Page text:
Whether it’s the latest signings, the long diagonal ball or the latest XG stats, football gives us endless subjects to chat about. But how often do we rant about these things, have a pint and go to the match as an escape from the difficulties in the real world that we find too hard to talk about openly? 

There are stats, not XG related, that suggest we do that a lot. One in four people experience mental health issues at some point and suicide has become the UK’s biggest killer of young men. It’s widely believed that a tendency to ‘bottle things up’ makes men very vulnerable. Again and again, we hear that there was no sign of what was coming and that the person who took their own life hadn’t given anybody any idea about how they were feeling. It’s a scary thought that, given the emphasis on ‘not being soft’ that runs through the post-industrial culture of the north-east, you can bet that those numbers are even worse in our region. Which is where Andy’s Man Club (AMC) comes in. 

When Andy Roberts took his own life, in early 2016 at the age of 23, his family were shocked as they had no idea how badly he was struggling. They decided to set up a group in his memory where men over 18 could talk about their mental health with other men who would listen but wouldn’t judge because they were facing their own problems. It worked, and there are now over 100 branches around the country.

The AMC in Hartlepool was started with a clear link to the football club – Andy’s brother-in-law was a rugby league player who understood that spreading the word through sport might be a way to reach people who were most affected by the need to appear manly at all times. He approached lots of professional clubs and ours responded positively. Chris Stuttard, Pools’ Club Chaplain, recalls taking on a task that ended up meaning more than he ever anticipated:

“To be honest I kind of got the short straw, it was a case of, ‘we support this and it’s up your street so give it a try’. So I did, and we soon had meetings going in the Centenary Lounge. I thought I was doing it to help others but as I listened to people talking openly about their struggles I started to realise that a lot of my problems in life might be down to mental health issues. Eventually, it dawned on me that I’d been suffering from depression for 20 years and I started to find the help that I needed. Doing that didn’t make life perfect overnight but I’m sure all of my relationships have improved, I’m a better person for my wife and kids and I feel happier more of the time. It’s weird to think that just talking in a semi-structured group, chatting about a few questions while you have a cup of tea and a biscuit, can have such a big impact but it did for me and I’ve seen it help lots of other men too.”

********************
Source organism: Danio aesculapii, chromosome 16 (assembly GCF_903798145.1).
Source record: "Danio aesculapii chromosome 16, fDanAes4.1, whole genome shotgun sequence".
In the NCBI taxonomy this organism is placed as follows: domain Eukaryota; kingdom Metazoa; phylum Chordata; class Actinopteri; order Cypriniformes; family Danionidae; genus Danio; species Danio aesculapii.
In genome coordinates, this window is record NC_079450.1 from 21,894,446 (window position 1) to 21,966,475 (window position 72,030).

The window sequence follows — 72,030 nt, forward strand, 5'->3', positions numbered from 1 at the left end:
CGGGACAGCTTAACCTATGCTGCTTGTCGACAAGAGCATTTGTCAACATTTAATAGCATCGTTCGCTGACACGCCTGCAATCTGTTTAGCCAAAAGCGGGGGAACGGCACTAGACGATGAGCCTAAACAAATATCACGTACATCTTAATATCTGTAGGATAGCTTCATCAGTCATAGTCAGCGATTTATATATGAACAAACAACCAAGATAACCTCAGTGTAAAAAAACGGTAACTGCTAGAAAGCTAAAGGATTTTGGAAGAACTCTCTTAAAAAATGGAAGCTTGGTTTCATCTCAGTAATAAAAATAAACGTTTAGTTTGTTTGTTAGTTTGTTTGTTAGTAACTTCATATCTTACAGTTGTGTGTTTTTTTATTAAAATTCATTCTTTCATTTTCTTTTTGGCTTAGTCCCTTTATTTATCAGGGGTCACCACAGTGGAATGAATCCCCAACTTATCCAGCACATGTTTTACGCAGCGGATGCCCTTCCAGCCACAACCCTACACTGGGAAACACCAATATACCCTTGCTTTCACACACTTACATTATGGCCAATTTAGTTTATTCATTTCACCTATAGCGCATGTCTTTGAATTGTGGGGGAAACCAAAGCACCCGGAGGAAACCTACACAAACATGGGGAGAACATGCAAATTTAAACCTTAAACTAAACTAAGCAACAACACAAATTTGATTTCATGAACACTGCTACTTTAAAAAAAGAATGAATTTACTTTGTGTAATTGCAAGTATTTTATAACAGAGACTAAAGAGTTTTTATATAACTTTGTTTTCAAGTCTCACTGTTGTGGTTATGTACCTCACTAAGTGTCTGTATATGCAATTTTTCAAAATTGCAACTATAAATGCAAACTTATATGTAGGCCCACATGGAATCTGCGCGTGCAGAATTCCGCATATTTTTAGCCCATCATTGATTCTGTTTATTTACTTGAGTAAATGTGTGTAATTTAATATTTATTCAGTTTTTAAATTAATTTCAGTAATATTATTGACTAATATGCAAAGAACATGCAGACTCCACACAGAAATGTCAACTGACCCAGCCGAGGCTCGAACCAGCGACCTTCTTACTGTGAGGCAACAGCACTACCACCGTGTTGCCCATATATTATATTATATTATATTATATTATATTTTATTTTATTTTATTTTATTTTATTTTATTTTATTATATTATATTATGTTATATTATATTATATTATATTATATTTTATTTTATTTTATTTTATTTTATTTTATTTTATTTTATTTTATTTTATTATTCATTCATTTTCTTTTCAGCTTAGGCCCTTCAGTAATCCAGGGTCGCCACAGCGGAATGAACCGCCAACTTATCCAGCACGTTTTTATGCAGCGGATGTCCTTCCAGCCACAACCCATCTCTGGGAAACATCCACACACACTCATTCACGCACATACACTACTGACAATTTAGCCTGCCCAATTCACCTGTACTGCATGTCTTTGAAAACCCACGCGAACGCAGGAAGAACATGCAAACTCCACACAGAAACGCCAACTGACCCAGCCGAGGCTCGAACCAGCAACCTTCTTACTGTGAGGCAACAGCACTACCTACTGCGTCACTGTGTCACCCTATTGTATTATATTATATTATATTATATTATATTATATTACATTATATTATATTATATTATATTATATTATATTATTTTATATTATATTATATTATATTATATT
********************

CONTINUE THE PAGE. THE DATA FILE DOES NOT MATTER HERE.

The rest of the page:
One of them is Richard Byatt who was a senior manager in the automotive industry when his body suddenly told him to stop:

“With hindsight I’d call it a breakdown but at the time it just made no sense, I was a hard-working problem solver who suddenly couldn’t solve anything. Work were supportive but I just spiralled downwards fast and I was certainly suicidal for several weeks. The thought of my family and how they’d be after I’d gone kept me going but I knew I urgently needed help. It was hard to find though, the NHS had long waiting lists, so trying AMC was really a case of any port in a storm, I didn’t know much about but it seemed worth a try. Once I was in there it became clear that nobody was going to try to fix me, they’d all just ended up in a storm too. Now they were in the same safe haven as me and we were all sharing thoughts and ideas and how we felt about life. There was no professional giving me advice, just people who understood how I felt and were happy to listen. I’m in no doubt that AMC helped to save my life. There are lots of other factors too but it was important. I still go because I don’t think you can just say, ‘Great, I’m better now’, it’s a bit like losing loads of weight on a diet – if you go back to what you ate before you put the weight back on. I don’t want to go back to what made me unwell so I keep that feeling of being connected that the club gives me.”

Talking to people like Chris and Richard made HUST realise that doing what we can to raise Andy’s Man Club’s profile on World Suicide Prevention Day might help some of our fellow supporters to get what they need at a hard time in life. We’ve also donated some tickets to AMC as part of our Community Ticket Initiative and are delighted that Pools decided to do the same.

Hopefully, everybody enjoys the next match and anybody who is suffering gets some welcome distraction. But if you do feel you need to talk about more than how the match went, what our best formation might be and, with any luck, that winning goal, remember that AMC is there for you:

The Annexe, Wharton Terrace, Hartlepool, every Monday at 7pm.
Horden Community Welfare Park, every Monday at 7pm.